Abstract: Bidirectional Intimate Partner Violence and HIV Sexual Risk Among Justice Involved Couples: Implications for Including IPV in HIV Interventions (Society for Social Work and Research 25th Annual Conference - Social Work Science for Social Change)

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Bidirectional Intimate Partner Violence and HIV Sexual Risk Among Justice Involved Couples: Implications for Including IPV in HIV Interventions

Wednesday, January 20, 2021
* noted as presenting author
Dawn Goddard-Eckrich, EdD, Associate Research Scientist, Columbia University, New York, NY
Louisa Gilbert, PhD, Associate Professor, Columbia University, New York, NY
Ariel Richer, MSW, Doctoral Student, Columbia University, New York, NY
Phillip Marotta, PhD, Postdoctoral Research Fellow, Yale University, New Haven, CT
Timothy Hunt, PhD, Associate Director, Columbia University, New York, NY
Mingway Chang, PhD, Statistician, Columbia University, New york, NY
Elwin Wu, PhD, Professor / Co-Director, Columbia University, New York, NY
Karen Johnson, PhD, Assistant Professor, University of Alabama, Tuscaloosa, AL
Hermoine Moses, MSW, Research Assistant, Columbia University, NY
Yifan Liu, MSW, Research Assistant, Columbia University, NY
El-Bassel Nabila, PhD, University Professor, Columbia University, New York, NY
Background and Significance: Rates of bidirectional intimate partner violence are increasing in the United States, which increases the risk of mortality and lasting trauma. Literature suggests that IPV increases risk of HIV infection and from accessing treatment. Intimate partners who use drugs are disproportionately impacted by both HIV and IPV and involvement in the criminal justice system, which further heightens risk of HIV infection for this population. Despite these concerns research on risk factors associated with IPV, including HIV among justice-involved couples who use drugs is limited. To address these concerns, this study examined the effects of a couple-focused HIV prevention intervention on HIV risk reduction including condomless sex, intentions to use condoms, and self-efficacy with using condoms in a sample of couples who use drugs with histories of IPV.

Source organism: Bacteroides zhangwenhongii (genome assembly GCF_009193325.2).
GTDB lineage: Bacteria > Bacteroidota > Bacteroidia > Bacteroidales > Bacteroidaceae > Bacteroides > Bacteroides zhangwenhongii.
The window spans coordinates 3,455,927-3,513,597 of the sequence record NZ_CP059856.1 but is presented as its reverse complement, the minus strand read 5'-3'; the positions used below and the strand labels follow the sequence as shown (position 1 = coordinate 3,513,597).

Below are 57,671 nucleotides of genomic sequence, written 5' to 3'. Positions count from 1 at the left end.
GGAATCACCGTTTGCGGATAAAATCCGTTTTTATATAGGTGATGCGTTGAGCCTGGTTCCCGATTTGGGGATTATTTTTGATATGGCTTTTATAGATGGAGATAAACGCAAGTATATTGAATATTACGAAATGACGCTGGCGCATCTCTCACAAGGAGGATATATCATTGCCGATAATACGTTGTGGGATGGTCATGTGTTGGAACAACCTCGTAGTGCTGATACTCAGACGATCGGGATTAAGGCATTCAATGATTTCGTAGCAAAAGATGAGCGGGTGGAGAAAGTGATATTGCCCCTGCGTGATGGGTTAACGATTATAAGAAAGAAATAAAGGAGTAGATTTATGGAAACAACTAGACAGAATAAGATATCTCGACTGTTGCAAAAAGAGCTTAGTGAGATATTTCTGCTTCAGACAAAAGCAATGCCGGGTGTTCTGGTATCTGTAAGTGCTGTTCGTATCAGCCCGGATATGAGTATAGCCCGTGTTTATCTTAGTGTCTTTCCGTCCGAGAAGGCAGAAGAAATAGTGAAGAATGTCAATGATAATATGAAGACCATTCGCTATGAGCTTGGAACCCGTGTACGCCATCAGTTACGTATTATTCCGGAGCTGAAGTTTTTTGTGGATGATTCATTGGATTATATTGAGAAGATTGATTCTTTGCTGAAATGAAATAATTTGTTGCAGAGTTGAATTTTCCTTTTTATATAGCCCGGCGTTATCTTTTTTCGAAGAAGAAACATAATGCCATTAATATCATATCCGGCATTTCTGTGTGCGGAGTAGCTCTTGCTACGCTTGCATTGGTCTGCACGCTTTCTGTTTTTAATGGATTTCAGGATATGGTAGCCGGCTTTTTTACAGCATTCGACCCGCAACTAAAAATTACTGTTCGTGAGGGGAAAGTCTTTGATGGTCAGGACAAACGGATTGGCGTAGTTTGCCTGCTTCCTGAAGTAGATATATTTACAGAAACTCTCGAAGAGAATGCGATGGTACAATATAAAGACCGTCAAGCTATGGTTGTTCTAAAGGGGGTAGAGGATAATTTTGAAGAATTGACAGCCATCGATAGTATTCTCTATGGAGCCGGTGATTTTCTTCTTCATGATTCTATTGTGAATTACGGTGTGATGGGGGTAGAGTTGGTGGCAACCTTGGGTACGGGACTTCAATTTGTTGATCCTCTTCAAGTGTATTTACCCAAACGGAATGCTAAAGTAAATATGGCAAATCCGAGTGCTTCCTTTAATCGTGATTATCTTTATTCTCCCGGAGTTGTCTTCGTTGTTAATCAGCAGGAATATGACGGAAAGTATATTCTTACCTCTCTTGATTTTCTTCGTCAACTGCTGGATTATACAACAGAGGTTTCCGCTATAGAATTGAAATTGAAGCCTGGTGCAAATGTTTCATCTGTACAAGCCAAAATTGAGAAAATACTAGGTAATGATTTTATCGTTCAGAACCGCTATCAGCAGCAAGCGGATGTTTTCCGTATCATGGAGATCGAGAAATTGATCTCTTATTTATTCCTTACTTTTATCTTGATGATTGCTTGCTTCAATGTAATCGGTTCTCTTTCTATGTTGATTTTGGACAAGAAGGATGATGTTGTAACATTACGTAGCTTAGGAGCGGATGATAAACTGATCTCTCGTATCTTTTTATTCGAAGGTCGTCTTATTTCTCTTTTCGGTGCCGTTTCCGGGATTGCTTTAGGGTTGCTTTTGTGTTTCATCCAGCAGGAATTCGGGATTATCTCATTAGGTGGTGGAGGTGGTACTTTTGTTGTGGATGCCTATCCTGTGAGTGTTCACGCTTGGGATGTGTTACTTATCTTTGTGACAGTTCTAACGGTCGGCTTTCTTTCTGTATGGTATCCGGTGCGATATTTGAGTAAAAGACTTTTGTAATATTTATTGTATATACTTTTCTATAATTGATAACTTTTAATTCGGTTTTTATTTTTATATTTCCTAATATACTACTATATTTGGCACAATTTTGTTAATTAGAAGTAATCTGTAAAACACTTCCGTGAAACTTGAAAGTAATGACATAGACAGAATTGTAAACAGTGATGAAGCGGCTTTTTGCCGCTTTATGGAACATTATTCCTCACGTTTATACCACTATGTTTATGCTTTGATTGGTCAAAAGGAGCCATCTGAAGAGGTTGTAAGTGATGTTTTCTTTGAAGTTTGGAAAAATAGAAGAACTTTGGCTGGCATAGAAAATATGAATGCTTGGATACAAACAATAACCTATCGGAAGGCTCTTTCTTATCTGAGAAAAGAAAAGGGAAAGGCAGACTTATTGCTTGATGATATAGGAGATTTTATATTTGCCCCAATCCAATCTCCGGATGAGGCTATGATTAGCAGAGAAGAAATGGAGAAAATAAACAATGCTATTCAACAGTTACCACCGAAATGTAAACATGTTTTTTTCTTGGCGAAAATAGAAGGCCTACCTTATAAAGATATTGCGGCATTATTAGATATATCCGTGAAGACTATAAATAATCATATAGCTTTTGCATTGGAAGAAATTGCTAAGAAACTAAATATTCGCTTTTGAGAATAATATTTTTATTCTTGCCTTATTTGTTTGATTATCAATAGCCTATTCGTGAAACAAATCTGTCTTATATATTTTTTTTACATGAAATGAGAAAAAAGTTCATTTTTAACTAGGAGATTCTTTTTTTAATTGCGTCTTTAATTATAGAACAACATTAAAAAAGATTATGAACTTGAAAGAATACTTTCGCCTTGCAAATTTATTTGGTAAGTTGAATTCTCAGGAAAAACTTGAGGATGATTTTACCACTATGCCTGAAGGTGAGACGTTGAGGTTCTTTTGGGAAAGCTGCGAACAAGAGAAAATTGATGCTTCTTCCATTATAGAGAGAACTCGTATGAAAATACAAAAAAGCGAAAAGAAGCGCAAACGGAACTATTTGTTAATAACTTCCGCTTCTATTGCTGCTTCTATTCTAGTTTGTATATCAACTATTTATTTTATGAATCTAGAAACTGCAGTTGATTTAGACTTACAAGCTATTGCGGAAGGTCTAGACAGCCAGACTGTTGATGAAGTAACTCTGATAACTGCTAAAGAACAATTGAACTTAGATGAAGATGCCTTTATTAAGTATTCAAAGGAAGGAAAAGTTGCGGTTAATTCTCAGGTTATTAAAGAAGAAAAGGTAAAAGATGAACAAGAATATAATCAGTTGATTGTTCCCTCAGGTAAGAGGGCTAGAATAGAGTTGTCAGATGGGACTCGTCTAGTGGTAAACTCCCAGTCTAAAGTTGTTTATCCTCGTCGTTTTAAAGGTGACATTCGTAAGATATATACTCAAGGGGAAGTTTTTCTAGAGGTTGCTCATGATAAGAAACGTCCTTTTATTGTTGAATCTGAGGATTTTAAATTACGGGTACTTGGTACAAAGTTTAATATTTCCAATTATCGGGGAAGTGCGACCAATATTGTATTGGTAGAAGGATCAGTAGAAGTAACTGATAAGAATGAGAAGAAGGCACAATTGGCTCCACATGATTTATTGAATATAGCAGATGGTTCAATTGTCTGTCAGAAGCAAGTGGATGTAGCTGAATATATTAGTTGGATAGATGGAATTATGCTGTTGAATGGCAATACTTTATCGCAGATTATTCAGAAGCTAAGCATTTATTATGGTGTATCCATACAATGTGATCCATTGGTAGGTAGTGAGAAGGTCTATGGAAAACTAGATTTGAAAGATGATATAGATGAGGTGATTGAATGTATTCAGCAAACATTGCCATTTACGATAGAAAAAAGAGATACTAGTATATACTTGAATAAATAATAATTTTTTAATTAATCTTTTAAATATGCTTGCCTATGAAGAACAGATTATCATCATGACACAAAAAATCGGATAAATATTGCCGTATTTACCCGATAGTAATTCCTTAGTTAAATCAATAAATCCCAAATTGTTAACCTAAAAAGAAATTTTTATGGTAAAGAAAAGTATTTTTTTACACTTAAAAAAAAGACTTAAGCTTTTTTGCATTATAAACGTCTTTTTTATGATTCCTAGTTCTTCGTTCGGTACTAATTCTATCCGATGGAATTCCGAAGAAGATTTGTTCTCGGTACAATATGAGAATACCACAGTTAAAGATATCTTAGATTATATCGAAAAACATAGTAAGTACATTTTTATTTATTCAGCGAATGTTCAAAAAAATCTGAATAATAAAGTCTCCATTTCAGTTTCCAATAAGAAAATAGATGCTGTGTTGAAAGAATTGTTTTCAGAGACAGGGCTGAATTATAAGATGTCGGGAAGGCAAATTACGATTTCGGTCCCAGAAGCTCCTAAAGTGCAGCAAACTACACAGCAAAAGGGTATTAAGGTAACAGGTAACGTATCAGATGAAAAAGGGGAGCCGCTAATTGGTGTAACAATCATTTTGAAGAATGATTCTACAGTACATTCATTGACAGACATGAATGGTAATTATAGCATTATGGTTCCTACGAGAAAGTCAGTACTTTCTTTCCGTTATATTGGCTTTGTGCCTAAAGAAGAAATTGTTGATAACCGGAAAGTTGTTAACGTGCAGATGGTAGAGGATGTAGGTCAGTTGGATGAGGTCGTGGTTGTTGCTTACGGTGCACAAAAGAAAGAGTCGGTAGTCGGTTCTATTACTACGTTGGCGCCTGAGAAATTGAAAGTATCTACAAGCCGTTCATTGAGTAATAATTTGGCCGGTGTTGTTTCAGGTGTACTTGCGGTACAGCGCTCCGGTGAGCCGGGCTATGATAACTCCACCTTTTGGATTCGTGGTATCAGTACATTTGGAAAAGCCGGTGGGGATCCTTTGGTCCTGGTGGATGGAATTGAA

Methods: We used an intent-to-treat approach on a sample of 230 men who use drugs in community supervision settings in New York City and their main female sexual partners, (N=460 individuals). Measures of IPV consisted of verbal, minor and severe physical abuse. Risk reduction consisted of having 1) condomless sex (number of unprotected sexual acts), 2) multiple partners, 3) scales of condom efficacy (alpha=) and 4) HIV risk reduction communication. Hypothesis testing for intervention effects was based on incident rate ratios (IRR) from multilevel mixed-effects Poisson regression for the number of condomless sex acts, number of sex partners and number of times discussing how to prevent HIV; and the differences indicated by regression coefficients (b) from mixed-effects linear regression were used for the scales of condom use intentions and condom use self-efficacy.

Results: Couples reporting any physical, injurious and/or sexual IPV - 20.1% reported IPV from the male partners only, 18.3% reported from the female partners only, and 28.4% reported IPV from both male and female partners. Among the participants and/or their partners who reported history of IPV, PACT participants had 36% fewer acts of condomless vaginal and/or anal intercourse with all partners (IRR = 0.64, 95% CI = 0.41 – 0.98, p = 0.041) and 25% fewer sex partner (IRR = 0.75, 95% CI = 0.61 – 0.93, p = 0.008), higher scores for condom use intentions (b = 0.85, 95% CI = 0.18 – 1.53, p = 0.013) and condom use self-efficacy (b = 2.22, 95% CI = 0.88 – 3.56, p = 0.001), and 2.41 times more frequently discussing with study partner how to prevent HIV infection (IRR = 2.41, 95% CI = 1.18 – 4.93, p = 0.016) compared to control participants over the entire 12-month period.

Conclusions: Findings highlight the effectiveness of this couples-based approach to HIV risk reduction among couples experiencing bidirectional IPV and the intersection of experiencing IPV and HIV risk. There is an urgent need to address the effectiveness of combined IPV and HIV in prevention interventions, which can lead to sensitive and innovative approaches to addressing violence perpetrated by both partners. Further research is needed to identify factors that contribute to IPV and HIV risk among people in community corrections.